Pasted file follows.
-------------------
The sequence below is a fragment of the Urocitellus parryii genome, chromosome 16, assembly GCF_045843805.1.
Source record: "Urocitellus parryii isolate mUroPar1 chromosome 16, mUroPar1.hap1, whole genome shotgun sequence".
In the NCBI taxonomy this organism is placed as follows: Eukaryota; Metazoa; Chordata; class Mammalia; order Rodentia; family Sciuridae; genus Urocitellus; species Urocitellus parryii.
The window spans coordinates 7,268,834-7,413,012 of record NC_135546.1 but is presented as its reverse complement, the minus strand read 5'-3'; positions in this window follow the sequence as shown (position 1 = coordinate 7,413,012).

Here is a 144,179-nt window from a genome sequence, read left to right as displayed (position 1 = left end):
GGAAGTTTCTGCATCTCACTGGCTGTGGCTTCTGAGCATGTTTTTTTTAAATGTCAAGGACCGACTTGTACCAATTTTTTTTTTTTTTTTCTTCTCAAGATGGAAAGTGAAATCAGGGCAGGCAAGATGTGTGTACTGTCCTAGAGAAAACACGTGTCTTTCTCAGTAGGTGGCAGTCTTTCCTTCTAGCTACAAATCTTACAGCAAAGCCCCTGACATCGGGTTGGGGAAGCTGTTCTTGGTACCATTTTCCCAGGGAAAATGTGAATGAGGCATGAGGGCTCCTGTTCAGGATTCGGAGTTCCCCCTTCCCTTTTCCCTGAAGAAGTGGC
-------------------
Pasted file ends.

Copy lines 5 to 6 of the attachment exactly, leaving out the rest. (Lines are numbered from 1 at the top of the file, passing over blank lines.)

Here is a 144,179-nt window from a genome sequence, read left to right as displayed (position 1 = left end):
GGAAGTTTCTGCATCTCACTGGCTGTGGCTTCTGAGCATGTTTTTTTTAAATGTCAAGGACCGACTTGTACCAATTTTTTTTTTTTTTTTCTTCTCAAGATGGAAAGTGAAATCAGGGCAGGCAAGATGTGTGTACTGTCCTAGAGAAAACACGTGTCTTTCTCAGTAGGTGGCAGTCTTTCCTTCTAGCTACAAATCTTACAGCAAAGCCCCTGACATCGGGTTGGGGAAGCTGTTCTTGGTACCATTTTCCCAGGGAAAATGTGAATGAGGCATGAGGGCTCCTGTTCAGGATTCGGAGTTCCCCCTTCCCTTTTCCCTGAAGAAGTGGC